Minnie the Moocher's Revenge

Sing Along With the JVC All-Stars

Say this of JVC: The plot changes annually. It may look the same on paper, may list toward the same artists, suffer the same limitations, capitulate to the same distractions, but George Wein's flagship festival manages to take different turns each summer. If I am more conscious than usual of past vagaries, triumphs, subplots, and themes, contrived or otherwise, it is because midway through this edition, I realized that I had been reporting on the behemoth variously known as Newport-New York, Kool, and JVC for 30 years. Thus I thought I might peruse my old reviews. Two seem especially relevant: In 1991, the cast focused on under-40s and over-60s, leaving the boomers out in the cold, not for the last time; in 2000, every event paid its respects to the past. The current edition reversed both trends.

Identifying bona fide boomer jazz heroes requires some precision. I refer to those who came into their own when we were starting to listen, as opposed to those who, though only slightly older or even younger, were already established parts of our inheritance. Dewey Redman, who turned 70 in May but had no national reputation until 1967, makes the cut; Phil Woods, who turns 70 in November but was a star long before 1960, does not. Boomer heroes—notably Redman, Wayne Shorter, Keith Jarrett, Jack DeJohnette, Chick Corea, Wayne Shorter, Michael Brecker, and did I mention Wayne Shorter?—accounted for most of the expectations and red meat at JVC 2001. Jazz's past was evoked, but not fetishized. At a tribute to Coltrane keyed to the 75th anniversary of his birth, for example, no one ever mentioned John Coltrane or played any of his music in his style.

A very boomeresque motif developed. Never in my experience at a jazz festival was so much audience participation encouraged. Credit it to the unacknowledged influence of either Minnie the Moocher or Pete Seeger. I counted no fewer than four sing-alongs and four clapfests, not to mention practiced routines in which the audience was obliged to stand and whoop for five minutes in order to get encores already scheduled. We received no payment for our efforts.

Wayne Shorter: no more pined-for sight in jazz
photo: Hiroyuki Ito
Wayne Shorter: no more pined-for sight in jazz

The major concerts got under way at Kaye Playhouse, with "Who's on First?" Repeating (sometimes verbatim, down to the patter) the Los Angeles engagement that Blue Note issued last year, Dave Frishberg and Bob Dorough alternated individual sets and duets. Entertaining as the album is, the visual component is such that the two must be seen live to be fully appreciated: Frishberg, the short Brooks-blazer Midwestern Jew, who honed his neuroses during long stays on both coasts, writing and singing songs to fend off rude times and hifalutin clichés; and Dorough, the grinning, ponytail-wearing Arkansan beanpole, writing and singing songs to celebrate the dawn of a new day, invulnerable to absurdity. They have been friends for four decades, co-composed "I'm Hip," and worked on Schoolhouse Rock. Each began as an accomplished bop pianist and celebrates jazz heroes in the language of jazz fans. Frishberg is knowingly funny, if occasionally saccharine; Dorough is accidentally funny, if occasionally overbearing.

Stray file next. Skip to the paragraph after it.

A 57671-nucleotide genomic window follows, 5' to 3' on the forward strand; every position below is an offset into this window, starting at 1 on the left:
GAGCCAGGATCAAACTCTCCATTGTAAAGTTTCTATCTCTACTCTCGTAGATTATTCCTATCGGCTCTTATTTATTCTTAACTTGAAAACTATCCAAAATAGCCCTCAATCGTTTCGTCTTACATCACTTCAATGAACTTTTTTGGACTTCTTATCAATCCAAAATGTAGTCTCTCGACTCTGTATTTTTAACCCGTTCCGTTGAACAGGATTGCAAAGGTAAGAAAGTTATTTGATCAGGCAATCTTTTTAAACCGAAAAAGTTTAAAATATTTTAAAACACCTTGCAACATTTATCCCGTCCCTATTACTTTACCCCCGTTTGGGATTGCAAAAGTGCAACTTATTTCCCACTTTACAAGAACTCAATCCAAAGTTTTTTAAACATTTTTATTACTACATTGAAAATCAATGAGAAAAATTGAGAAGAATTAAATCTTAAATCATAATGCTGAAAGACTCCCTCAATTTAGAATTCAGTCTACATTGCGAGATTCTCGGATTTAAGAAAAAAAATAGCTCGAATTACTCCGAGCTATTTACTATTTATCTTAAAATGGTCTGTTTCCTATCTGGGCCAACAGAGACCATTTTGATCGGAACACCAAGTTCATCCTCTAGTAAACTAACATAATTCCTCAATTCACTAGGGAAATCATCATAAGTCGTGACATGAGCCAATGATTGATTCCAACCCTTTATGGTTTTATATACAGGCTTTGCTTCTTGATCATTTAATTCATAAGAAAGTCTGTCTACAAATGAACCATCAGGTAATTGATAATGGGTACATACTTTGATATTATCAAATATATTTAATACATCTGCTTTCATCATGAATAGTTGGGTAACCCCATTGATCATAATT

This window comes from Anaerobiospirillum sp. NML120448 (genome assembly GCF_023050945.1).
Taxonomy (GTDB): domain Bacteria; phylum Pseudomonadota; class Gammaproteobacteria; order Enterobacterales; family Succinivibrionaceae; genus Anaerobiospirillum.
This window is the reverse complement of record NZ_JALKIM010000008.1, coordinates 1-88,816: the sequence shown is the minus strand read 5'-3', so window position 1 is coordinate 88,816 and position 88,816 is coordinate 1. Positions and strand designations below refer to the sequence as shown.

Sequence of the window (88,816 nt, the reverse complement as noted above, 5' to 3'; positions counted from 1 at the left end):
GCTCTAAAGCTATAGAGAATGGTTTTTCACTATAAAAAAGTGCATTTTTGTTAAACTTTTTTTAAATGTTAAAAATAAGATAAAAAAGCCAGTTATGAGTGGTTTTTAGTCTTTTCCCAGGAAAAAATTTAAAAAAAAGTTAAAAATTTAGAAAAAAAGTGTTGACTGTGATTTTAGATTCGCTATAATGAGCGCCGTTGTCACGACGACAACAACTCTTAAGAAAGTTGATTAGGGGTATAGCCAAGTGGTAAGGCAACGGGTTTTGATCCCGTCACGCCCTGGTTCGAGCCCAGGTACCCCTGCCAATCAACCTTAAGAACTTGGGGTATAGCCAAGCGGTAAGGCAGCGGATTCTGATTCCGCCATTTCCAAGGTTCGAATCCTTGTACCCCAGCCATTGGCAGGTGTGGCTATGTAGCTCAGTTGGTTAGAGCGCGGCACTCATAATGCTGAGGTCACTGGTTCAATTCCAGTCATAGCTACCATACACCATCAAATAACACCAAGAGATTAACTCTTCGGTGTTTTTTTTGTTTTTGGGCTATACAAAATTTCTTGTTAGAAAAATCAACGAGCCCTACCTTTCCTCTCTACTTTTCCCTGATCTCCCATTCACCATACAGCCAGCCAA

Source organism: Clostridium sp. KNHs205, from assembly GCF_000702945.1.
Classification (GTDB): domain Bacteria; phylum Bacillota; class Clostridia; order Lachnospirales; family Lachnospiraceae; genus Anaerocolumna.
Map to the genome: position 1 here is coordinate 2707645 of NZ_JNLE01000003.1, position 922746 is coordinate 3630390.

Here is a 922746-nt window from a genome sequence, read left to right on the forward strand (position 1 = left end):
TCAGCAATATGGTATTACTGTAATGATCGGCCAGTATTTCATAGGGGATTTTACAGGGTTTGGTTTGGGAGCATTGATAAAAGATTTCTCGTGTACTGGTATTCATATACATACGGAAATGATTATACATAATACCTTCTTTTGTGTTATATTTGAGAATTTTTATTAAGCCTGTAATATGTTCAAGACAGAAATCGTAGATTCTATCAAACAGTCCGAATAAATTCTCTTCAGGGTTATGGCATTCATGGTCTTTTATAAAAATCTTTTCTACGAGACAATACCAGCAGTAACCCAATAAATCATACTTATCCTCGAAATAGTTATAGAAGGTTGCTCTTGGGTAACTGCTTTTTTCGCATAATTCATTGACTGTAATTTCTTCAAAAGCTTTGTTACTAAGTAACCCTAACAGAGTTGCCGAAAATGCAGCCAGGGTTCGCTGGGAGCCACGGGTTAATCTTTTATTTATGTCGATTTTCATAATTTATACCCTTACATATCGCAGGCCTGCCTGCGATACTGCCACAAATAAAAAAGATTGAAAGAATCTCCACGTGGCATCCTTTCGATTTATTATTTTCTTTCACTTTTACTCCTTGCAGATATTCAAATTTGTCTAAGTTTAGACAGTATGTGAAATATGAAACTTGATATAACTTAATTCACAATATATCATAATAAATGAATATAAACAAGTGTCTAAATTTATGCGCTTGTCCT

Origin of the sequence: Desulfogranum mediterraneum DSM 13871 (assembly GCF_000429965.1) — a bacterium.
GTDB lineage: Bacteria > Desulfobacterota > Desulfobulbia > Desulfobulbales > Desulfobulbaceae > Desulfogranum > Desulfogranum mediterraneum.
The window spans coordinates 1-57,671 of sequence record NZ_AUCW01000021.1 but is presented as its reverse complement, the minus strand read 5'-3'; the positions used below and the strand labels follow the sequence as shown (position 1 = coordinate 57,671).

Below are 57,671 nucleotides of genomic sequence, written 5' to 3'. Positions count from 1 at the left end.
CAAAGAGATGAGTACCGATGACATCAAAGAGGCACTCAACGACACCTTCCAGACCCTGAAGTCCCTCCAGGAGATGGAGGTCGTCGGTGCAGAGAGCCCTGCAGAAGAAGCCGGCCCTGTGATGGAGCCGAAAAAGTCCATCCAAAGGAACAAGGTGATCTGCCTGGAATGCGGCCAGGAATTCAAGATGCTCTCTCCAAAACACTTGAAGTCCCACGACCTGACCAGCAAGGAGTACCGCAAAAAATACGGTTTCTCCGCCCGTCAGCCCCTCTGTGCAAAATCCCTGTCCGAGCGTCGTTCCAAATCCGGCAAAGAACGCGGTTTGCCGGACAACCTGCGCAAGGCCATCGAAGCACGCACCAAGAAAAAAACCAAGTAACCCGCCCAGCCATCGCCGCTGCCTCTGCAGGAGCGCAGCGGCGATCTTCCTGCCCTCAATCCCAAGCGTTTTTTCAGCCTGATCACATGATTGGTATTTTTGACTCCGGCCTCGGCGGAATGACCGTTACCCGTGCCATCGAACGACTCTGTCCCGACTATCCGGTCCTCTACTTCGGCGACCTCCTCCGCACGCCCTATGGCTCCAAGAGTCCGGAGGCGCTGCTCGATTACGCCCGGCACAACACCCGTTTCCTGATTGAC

On his own, Frishberg rambled from an understated piano medley of Harold Arlen to several of his best-known portraits—"My Attorney Bernie," "Quality Time," meditations on Zoot and Bix, the brilliantly arch yet genuinely nostalgic "I Want to Be a Sideman," and a new song, "The Hopi Way," which derives much humor from the melodic/verbal surprise of the tag line, countering a list of temptations and woes with the singer's improbable allegiance to the Hopi creed. Dorough, for his part, patrolled the stage waving branchlike arms, switching between pianos, milking the audience, and having the time of his life, croaking and twanging autobiographical benchmarks: "Devil May Care," "Nothing Like You," musical settings to official prose (parking summons, laundry ticket), tributes to Bird, Billie, and Bechet (Don Nelson's affecting "Something for Sidney"), and homages to Hoagy Carmichael—"Hong Kong Blues" and "Baltimore Oriole." They wrapped up with a duet on "Conjunction Junction," Dorough conducting the audience on the refrain. The crowd, apparently suffering from stage fright, was eerily high-pitched.

On the second night, instead of one of the usual swing or guitar evenings, Wein allowed Joshua Redman and Eric Reed to bring to Kaye a touch of Gen X modernism, which amounts to the modernism of midcareer Coltrane and Oscar Peterson. The event was nearly disastrous. Redman's quartet, with the splendid drummer Gregory Hutchinson, spent 80 minutes playing his new CD, Passage of Time, which itself clocks in at under an hour. Dazzling cadenzas, unison tenor/piano themes, and the accretion of drones, fragmented themes, several meters (I think one long passage was in seven) provided moments of tension and variety. But such attractions were undermined by the increasingly evident preplanning of the thing—each passage fussily worked out until the life was leached out and the climaxes, accented with heroic body English, producing more false endings than Gone With the Wind. Reed's septet played much of the same material from his Lincoln Center concert and new CD, Happiness, when he wasn't indulging in lengthy introductions. He is a facile pianist who can approach profundity, as on "Three Dances," but his compositions are banal, sometimes patronizingly so, as on his tributes to African American women, especially "Black Beauty." I didn't last the set.

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